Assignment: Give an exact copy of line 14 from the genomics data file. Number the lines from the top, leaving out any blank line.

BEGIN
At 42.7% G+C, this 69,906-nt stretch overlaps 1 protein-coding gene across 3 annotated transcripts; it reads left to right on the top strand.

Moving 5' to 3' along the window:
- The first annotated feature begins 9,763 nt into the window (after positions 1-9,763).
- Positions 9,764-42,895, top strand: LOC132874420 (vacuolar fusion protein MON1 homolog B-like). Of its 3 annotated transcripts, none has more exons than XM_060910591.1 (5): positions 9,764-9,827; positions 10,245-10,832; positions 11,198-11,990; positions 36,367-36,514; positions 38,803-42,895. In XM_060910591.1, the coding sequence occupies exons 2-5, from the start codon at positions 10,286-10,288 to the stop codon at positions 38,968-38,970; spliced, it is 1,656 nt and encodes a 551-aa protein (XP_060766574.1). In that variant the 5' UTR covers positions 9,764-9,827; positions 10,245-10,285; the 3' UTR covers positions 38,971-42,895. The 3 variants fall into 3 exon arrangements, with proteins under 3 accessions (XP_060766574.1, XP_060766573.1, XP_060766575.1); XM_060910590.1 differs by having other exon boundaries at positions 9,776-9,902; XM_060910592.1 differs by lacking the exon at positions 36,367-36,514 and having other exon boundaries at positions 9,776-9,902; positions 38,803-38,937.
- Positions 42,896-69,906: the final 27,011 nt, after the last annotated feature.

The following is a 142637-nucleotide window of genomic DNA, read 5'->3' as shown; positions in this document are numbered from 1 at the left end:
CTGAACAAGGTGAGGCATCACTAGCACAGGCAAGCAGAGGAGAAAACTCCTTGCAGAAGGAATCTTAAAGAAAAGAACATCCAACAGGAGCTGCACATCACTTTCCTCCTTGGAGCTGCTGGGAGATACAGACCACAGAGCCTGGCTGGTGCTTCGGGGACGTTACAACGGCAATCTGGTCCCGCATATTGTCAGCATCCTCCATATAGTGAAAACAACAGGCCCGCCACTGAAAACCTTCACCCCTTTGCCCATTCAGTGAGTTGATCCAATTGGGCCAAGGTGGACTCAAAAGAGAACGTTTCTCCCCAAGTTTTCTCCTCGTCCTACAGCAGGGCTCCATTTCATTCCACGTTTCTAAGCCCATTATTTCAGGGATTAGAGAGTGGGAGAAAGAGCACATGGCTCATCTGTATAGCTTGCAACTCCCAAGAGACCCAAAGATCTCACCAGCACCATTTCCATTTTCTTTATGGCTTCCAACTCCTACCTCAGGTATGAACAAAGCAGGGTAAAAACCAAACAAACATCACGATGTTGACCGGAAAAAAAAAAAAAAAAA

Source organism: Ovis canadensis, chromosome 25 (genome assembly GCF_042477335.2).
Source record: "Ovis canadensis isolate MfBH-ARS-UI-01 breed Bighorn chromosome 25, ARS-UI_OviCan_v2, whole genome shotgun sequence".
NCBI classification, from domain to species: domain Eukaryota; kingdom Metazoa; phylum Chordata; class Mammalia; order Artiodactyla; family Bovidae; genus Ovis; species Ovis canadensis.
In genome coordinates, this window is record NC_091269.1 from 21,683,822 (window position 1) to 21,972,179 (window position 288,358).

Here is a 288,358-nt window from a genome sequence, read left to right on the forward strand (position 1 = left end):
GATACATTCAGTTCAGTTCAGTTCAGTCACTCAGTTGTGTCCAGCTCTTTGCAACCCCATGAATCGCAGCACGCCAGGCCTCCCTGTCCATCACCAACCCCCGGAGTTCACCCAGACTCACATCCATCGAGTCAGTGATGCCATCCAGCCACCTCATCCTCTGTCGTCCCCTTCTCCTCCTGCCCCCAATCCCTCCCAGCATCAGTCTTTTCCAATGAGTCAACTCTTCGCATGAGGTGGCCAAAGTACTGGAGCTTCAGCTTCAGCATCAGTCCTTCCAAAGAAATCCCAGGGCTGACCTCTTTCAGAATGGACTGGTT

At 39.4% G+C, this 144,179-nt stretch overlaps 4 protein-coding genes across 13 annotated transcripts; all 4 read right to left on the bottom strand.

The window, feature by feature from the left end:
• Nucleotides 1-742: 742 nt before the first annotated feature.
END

At 39.4% G+C, this 144,179-nt stretch overlaps 4 protein-coding genes across 13 annotated transcripts; all 4 read right to left on the bottom strand.